Check this out:
That right there is one gorgeous copepod, one of the bigger and more important groups of planktonic crustaceans. It looks huge but is actually tiny; probably 1-2mm. This is what they normally look like on a light microscope:
You can see how much richer and more detailed the top image is (although the colour is stained flouresence, not natural). It’s one of the winners in this years Nikon Small World competition, an annual contest for images taken with a microscope (photomicrographs). That particular image uses a technique called confocal microscopy, which uses lasers and clever optics to achieve great depth of field, i.e. where everything is in focus. NSW is close to my heart; I love photomicroscopy and even managed to scrape an honorable mention in the contest once. Meeting other microscopists at the award dinner I realised how utterly out my depth I was. The winner that year was this picture of a fly, which was composited from over a hundred images, using a computer algorithm to preserve the sharpest focus areas of each and layering them on top of each other… I havent entered since!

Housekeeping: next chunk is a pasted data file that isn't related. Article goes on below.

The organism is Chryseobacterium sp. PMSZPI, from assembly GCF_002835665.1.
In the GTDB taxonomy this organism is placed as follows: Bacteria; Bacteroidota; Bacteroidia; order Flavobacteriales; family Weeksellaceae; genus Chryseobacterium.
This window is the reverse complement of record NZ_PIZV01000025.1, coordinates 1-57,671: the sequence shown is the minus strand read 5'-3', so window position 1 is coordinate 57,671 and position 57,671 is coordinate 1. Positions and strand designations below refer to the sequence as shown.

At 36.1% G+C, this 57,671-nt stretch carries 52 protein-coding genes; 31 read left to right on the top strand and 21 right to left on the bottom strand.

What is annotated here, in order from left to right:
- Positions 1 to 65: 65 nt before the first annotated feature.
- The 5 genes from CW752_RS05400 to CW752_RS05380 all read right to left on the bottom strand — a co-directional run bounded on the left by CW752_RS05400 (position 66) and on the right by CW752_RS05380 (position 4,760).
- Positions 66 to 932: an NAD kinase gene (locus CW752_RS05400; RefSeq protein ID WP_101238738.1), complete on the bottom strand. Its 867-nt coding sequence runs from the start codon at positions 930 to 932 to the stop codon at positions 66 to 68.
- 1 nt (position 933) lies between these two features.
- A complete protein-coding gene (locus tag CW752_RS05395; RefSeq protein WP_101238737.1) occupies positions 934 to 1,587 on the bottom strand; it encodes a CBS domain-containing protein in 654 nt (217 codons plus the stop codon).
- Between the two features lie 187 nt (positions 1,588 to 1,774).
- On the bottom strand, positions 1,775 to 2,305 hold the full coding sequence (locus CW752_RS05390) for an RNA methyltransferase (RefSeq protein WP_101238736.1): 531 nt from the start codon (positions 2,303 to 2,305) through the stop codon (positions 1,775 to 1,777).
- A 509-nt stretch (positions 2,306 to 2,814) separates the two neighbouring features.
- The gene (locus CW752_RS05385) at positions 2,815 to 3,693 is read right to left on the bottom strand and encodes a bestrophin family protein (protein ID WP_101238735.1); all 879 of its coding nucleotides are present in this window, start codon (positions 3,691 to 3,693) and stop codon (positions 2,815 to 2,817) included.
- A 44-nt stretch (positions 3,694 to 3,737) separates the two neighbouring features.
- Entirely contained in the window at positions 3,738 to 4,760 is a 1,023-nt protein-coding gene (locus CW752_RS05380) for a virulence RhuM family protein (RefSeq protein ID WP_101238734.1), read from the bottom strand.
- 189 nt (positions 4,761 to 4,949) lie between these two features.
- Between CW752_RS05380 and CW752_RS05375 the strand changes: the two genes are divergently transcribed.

I bet you a beer you can’t resist wasting a chunk of time browsing the images from this and previous years winners; they’re just mesmerizing. As you do, consider my theory of winning NSW: it helps if your image looks like something else, like these crystals that look like a city skyline, or this one that looks like eyelashes, or this one that looks like a suspension bridge. There’s a whole world to photomicroscopy, and the techniques that go with it. Not all of these images were taken in the course of hard science; a lot of the time it’s a scientist who has noticed something that just looks cool, or they’re playing with some optical technique or other. Hard to argue with the results though: science as art.